By Ernest Luning
THE COLORADO STATESMAN
A Denver District Court judge ordered Tuesday that Jennifer Coken’s name should appear on the House District 4 Democratic primary ballot, overturning a decision by state officials that Coken failed to submit enough signatures on her nominating petitions. The next day, Secretary of State Bernie Buescher announced he plans to appeal Judge Catherine Lemon’s ruling to the state Supreme Court but would certify Coken’s name for ballots, which were scheduled to go the printers Friday.
In her ruling, Lemon said the secretary of state should count100 more signatures for Coken, precisely what she needed to qualify for the ballot. Earlier this month, Buescher’s office said only 749 of the roughly 1,400 signatures Coken submitted met legal requirements, leaving her short of the 849 required to make the Democratic ballot in House District 4.
“We needed 100, we got 100,” said Denver attorney Mike Feeley, who represented Coken at the hearing. “I’m not a greedy man.”
Last week, Coken sued Buescher to reverse his ruling on her petitions, contending he tossed signatures that should have counted. Coken argued that signatures gathered by a particular petition circulator were wrongly excluded, that signatures credited to another District 4 candidate should instead have counted for Coken, and that Buescher’s office made some mistakes attempting to verify still more signatures. The judge agreed.
“This is a victory for the voters of House District 4 who signed my petition and wanted to see me on the ballot,” Coken said after the ruling. “I will continue to work hard to earn their votes in August.”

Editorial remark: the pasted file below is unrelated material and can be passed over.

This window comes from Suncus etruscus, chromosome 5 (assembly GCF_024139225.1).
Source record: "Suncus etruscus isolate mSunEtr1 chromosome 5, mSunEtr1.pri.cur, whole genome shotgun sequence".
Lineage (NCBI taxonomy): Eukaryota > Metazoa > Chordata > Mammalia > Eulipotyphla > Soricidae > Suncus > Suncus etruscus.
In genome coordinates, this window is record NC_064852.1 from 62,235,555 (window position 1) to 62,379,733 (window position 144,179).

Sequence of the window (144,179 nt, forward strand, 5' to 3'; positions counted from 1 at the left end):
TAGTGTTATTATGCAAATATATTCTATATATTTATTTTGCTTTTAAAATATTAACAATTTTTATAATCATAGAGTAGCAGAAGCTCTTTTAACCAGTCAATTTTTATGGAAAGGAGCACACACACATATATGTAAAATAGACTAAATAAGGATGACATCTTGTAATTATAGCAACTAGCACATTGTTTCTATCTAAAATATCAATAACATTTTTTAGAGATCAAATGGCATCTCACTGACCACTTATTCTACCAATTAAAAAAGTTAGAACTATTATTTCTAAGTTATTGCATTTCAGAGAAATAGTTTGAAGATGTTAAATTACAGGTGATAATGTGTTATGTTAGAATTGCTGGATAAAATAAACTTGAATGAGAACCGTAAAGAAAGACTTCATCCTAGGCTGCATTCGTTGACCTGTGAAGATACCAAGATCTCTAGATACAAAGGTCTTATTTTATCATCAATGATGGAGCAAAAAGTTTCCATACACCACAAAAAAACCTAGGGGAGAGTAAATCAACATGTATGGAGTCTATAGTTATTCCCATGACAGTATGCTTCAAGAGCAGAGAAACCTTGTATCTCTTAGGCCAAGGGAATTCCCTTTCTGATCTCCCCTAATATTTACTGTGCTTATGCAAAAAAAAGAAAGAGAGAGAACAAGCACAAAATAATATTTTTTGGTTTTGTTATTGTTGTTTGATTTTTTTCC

Buescher wasted no time deciding to appeal the decision straight to the Colorado Supreme Court, which is the only available next step in the state’s petition review process.
“In accordance with the judge’s order, my office will immediately certify Ms. Coken to the Primary ballot,” Buescher said in a statement released Wednesday. “However, my office also has no choice but to appeal the ruling. Although the judge agreed with the verification processes used by my office, there remains uncertainty for my staff on how to consistently apply both the law and the results of this decision.
“The candidates and the public deserve a consistent petition verification process that is both fair and predictable but also protects against fraud,” he continued. “By appealing this decision in a timely manner to the state Supreme Court, I hope to preserve that consistency and seek guidance on the appropriate application of the laws.”
Feeley called Buescher’s decision “unfortunate.”
Noting that it’s up to the Supreme Court to decide whether to hear the appeal, Feeley said he thought Buescher’s office could instead rewrite its own petition verification procedures to fix problems highlighted by the lawsuit.
“There are other ways than appealing they could seek clarification,” he said. “They issue rules on a regular basis.”
Coken, a former chair of the Denver Democratic Party, will face Dan Pabon, who was nominated to the primary at the district assembly in April, and Amber Tafoya, whose petitions Buescher ruled sufficient earlier this month.